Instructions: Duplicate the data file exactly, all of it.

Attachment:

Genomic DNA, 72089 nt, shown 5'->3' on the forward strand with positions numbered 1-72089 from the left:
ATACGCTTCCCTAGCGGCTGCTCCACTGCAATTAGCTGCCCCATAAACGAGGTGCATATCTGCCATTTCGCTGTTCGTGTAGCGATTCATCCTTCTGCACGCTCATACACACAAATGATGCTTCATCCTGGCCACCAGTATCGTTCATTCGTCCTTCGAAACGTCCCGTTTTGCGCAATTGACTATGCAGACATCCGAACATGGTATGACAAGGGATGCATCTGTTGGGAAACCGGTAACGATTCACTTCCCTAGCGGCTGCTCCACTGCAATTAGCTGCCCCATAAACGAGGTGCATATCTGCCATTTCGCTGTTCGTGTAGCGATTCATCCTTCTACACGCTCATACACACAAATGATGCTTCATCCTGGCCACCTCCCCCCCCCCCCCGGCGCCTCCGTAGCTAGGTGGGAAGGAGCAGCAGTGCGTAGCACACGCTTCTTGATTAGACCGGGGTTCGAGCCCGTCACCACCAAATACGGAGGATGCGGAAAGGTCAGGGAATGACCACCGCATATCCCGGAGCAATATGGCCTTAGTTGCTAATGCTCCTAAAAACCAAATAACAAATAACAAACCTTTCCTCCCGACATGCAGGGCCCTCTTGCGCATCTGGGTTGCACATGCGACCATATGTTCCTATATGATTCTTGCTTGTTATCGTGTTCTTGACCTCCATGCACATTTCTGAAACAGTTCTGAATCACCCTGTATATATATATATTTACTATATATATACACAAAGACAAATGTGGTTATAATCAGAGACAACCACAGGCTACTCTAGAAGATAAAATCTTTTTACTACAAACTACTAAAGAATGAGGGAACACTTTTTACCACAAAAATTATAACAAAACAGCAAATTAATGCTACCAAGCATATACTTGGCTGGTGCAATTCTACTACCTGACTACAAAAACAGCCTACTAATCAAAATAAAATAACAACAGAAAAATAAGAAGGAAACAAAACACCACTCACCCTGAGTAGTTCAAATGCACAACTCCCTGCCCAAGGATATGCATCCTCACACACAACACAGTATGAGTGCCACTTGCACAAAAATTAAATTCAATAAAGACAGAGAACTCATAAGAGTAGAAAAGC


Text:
Genomic DNA, 72089 nt, shown 5'->3' on the forward strand with positions numbered 1-72089 from the left:
ATACGCTTCCCTAGCGGCTGCTCCACTGCAATTAGCTGCCCCATAAACGAGGTGCATATCTGCCATTTCGCTGTTCGTGTAGCGATTCATCCTTCTGCACGCTCATACACACAAATGATGCTTCATCCTGGCCACCAGTATCGTTCATTCGTCCTTCGAAACGTCCCGTTTTGCGCAATTGACTATGCAGACATCCGAACATGGTATGACAAGGGATGCATCTGTTGGGAAACCGGTAACGATTCACTTCCCTAGCGGCTGCTCCACTGCAATTAGCTGCCCCATAAACGAGGTGCATATCTGCCATTTCGCTGTTCGTGTAGCGATTCATCCTTCTACACGCTCATACACACAAATGATGCTTCATCCTGGCCACCTCCCCCCCCCCCCCGGCGCCTCCGTAGCTAGGTGGGAAGGAGCAGCAGTGCGTAGCACACGCTTCTTGATTAGACCGGGGTTCGAGCCCGTCACCACCAAATACGGAGGATGCGGAAAGGTCAGGGAATGACCACCGCATATCCCGGAGCAATATGGCCTTAGTTGCTAATGCTCCTAAAAACCAAATAACAAATAACAAACCTTTCCTCCCGACATGCAGGGCCCTCTTGCGCATCTGGGTTGCACATGCGACCATATGTTCCTATATGATTCTTGCTTGTTATCGTGTTCTTGACCTCCATGCACATTTCTGAAACAGTTCTGAATCACCCTGTATATATATATATTTACTATATATATACACAAAGACAAATGTGGTTATAATCAGAGACAACCACAGGCTACTCTAGAAGATAAAATCTTTTTACTACAAACTACTAAAGAATGAGGGAACACTTTTTACCACAAAAATTATAACAAAACAGCAAATTAATGCTACCAAGCATATACTTGGCTGGTGCAATTCTACTACCTGACTACAAAAACAGCCTACTAATCAAAATAAAATAACAACAGAAAAATAAGAAGGAAACAAAACACCACTCACCCTGAGTAGTTCAAATGCACAACTCCCTGCCCAAGGATATGCATCCTCACACACAACACAGTATGAGTGCCACTTGCACAAAAATTAAATTCAATAAAGACAGAGAACTCATAAGAGTAGAAAAGC